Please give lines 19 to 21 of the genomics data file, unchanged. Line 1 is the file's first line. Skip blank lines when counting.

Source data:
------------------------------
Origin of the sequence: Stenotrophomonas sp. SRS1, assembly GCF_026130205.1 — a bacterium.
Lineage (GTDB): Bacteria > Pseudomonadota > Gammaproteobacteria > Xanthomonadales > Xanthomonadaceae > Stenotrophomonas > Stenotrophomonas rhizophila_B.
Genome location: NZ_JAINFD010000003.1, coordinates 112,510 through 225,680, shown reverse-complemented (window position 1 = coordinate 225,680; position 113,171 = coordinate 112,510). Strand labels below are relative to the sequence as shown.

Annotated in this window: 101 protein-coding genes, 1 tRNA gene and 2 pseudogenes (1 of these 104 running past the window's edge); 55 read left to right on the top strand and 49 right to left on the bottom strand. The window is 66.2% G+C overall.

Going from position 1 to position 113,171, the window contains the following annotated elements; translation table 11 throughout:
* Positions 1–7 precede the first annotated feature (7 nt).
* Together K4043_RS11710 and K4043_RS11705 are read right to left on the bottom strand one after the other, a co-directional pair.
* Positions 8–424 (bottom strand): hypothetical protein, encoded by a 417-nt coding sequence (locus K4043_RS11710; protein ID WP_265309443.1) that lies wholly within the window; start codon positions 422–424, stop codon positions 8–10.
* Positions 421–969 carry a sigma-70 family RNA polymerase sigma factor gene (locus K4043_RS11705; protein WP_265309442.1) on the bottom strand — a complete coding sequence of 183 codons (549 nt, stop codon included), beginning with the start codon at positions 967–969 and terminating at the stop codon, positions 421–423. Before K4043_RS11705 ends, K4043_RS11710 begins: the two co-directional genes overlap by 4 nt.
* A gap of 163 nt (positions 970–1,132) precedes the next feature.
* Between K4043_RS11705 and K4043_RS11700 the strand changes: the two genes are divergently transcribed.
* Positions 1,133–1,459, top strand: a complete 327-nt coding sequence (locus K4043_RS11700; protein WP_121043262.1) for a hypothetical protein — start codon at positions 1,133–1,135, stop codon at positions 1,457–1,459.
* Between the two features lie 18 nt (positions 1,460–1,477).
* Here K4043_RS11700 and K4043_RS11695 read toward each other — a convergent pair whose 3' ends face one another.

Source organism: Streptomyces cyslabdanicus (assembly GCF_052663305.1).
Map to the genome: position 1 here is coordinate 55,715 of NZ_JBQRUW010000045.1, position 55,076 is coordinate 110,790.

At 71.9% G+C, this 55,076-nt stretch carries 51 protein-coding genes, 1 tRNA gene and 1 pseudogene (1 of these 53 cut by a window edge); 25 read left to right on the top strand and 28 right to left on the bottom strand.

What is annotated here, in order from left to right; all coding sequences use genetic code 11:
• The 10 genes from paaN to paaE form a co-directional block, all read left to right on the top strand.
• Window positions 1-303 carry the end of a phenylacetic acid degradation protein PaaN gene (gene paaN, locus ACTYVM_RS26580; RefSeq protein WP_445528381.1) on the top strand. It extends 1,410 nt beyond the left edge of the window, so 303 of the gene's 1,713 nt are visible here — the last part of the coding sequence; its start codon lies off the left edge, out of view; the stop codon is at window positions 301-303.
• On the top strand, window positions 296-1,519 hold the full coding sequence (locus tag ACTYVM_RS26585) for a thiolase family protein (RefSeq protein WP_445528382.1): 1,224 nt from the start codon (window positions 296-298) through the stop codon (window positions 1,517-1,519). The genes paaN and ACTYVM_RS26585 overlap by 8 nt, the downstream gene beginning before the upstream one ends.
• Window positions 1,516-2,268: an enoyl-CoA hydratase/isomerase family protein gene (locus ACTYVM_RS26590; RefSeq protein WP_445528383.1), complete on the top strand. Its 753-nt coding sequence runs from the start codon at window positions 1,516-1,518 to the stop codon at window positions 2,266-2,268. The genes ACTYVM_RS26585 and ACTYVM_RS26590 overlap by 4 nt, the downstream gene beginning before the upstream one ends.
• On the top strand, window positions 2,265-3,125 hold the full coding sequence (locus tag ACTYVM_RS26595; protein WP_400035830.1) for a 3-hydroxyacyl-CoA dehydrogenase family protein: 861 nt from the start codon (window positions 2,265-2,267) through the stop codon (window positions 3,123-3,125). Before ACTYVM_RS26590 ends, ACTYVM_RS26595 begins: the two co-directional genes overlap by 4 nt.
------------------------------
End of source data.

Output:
• The 10 genes from paaN to paaE form a co-directional block, all read left to right on the top strand.
• Window positions 1-303 carry the end of a phenylacetic acid degradation protein PaaN gene (gene paaN, locus ACTYVM_RS26580; RefSeq protein WP_445528381.1) on the top strand. It extends 1,410 nt beyond the left edge of the window, so 303 of the gene's 1,713 nt are visible here — the last part of the coding sequence; its start codon lies off the left edge, out of view; the stop codon is at window positions 301-303.
• On the top strand, window positions 296-1,519 hold the full coding sequence (locus tag ACTYVM_RS26585) for a thiolase family protein (RefSeq protein WP_445528382.1): 1,224 nt from the start codon (window positions 296-298) through the stop codon (window positions 1,517-1,519). The genes paaN and ACTYVM_RS26585 overlap by 8 nt, the downstream gene beginning before the upstream one ends.